Scientists engineer flu-stopping superchicken

Genetic modifications have created chickens that don't transmit flu to other chickens. Scientists hope that this will lead to healthier poultry and keep avian flu viruses from spreading to the human population. Will we soon be bowing to chicken overlords?

Scientists at the Universities of Cambridge and Edinburgh have announced a major step forward in disease-proofing our food. After much research, they have been able to genetically modify chickens so that they do not transmit the flu to the chickens around them, even if they themselves are infected. This modification should be effective against all strains of influenza A and so could take most flu viruses out.

According to Doctor Laurence Tiley of Cambridge, the trick was to outplay the virus. The scientists injected a gene that caused the chickens to manufacture a decoy molecule:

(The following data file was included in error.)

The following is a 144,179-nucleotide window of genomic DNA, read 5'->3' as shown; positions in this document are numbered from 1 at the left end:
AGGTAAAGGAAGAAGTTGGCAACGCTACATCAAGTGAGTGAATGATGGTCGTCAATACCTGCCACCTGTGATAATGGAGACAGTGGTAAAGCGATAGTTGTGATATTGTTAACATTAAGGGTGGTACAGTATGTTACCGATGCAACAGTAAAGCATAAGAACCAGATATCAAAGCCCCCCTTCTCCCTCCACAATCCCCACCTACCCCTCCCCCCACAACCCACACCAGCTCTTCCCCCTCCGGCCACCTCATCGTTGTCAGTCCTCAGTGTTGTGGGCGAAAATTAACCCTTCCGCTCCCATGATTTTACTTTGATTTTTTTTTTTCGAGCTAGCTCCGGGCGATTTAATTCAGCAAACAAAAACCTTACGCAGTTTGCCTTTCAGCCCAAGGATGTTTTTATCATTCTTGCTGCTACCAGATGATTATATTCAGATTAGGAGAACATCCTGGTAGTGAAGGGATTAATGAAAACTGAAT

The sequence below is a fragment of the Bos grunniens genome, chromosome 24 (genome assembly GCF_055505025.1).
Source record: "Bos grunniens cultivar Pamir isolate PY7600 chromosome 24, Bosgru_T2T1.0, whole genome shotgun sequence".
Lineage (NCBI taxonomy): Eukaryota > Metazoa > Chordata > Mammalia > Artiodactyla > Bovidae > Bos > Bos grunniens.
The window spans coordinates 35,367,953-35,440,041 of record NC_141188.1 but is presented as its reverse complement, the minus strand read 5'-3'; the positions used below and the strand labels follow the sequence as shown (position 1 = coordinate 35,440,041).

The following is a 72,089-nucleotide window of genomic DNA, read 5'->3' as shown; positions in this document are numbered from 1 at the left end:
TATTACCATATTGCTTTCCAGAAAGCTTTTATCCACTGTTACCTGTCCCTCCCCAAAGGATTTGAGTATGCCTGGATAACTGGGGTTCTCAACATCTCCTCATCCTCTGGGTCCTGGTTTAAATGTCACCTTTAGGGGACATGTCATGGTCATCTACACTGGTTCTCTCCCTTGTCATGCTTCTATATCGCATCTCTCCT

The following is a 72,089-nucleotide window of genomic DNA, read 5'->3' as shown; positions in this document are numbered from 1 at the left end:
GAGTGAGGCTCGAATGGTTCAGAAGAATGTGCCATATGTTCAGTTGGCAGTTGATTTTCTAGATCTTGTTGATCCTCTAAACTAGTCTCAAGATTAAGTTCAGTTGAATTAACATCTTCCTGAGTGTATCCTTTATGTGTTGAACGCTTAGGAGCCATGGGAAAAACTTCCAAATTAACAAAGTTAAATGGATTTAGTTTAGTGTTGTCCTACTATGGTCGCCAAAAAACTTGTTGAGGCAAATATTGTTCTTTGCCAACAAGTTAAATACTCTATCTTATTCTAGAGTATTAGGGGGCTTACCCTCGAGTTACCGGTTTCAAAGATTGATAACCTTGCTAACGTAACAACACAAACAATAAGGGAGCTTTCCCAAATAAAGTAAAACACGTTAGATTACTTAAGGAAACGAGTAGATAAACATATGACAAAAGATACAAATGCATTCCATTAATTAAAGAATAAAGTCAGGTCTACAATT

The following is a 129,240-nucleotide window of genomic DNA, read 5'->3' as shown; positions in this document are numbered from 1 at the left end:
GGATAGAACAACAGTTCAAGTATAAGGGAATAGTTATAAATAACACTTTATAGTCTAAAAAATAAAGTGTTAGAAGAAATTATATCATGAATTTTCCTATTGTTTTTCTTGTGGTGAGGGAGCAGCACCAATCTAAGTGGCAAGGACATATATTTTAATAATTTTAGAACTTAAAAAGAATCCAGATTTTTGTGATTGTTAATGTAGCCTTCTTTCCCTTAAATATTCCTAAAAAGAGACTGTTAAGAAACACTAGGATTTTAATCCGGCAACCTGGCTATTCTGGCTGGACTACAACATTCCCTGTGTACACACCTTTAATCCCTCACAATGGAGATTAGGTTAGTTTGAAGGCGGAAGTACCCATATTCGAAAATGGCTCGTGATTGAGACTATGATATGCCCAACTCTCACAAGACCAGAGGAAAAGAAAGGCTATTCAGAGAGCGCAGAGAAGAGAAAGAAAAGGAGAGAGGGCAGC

"The decoy mimics an essential part of the flu virus genome that is identical for all strains of influenza A. We expect the decoy to work against all strains of avian influenza and that the virus will find it difficult to evolve to escape the effects of the decoy. This is quite different from conventional flu vaccines, which need to be updated in the face of virus evolution as they tend only to protect against closely matching strains of virus and do not always prevent spread within a flock."

The decoy mimics a control element, a swatch of DNA that regulates which sections of the gene are actually used during the protein-building process. The virus uses this decoy, and the decoy makes it hard for the virus to replicate itself.

This is good news for chickens and people alike. Avian flu viruses tend to hop to humans. The most virulent was the flu of 1918, which killed between 50 and 100 million people, more than World War I. With fewer chances at replication, avian flu has fewer chances to mutate into something that could make problems for human beings. Despite the potential advantages, transgenic chickens won't be part of the food supply yet. So far, they're only for research purposes.

Via Physorg.